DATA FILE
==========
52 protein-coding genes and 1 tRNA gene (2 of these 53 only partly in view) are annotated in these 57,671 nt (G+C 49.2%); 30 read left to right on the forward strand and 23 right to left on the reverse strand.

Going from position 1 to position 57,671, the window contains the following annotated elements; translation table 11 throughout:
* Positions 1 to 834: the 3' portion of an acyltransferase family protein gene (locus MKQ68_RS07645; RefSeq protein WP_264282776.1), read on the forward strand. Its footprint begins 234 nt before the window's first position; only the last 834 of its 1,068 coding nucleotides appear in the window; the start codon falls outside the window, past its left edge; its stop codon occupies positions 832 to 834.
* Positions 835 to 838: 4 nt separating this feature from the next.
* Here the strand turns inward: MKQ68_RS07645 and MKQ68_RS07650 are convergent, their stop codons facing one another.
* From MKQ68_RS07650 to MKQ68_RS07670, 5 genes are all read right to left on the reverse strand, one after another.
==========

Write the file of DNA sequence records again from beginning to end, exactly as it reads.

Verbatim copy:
52 protein-coding genes and 1 tRNA gene (2 of these 53 only partly in view) are annotated in these 57,671 nt (G+C 49.2%); 30 read left to right on the forward strand and 23 right to left on the reverse strand.

Going from position 1 to position 57,671, the window contains the following annotated elements; translation table 11 throughout:
* Positions 1 to 834: the 3' portion of an acyltransferase family protein gene (locus MKQ68_RS07645; RefSeq protein WP_264282776.1), read on the forward strand. Its footprint begins 234 nt before the window's first position; only the last 834 of its 1,068 coding nucleotides appear in the window; the start codon falls outside the window, past its left edge; its stop codon occupies positions 832 to 834.
* Positions 835 to 838: 4 nt separating this feature from the next.
* Here the strand turns inward: MKQ68_RS07645 and MKQ68_RS07650 are convergent, their stop codons facing one another.
* From MKQ68_RS07650 to MKQ68_RS07670, 5 genes are all read right to left on the reverse strand, one after another.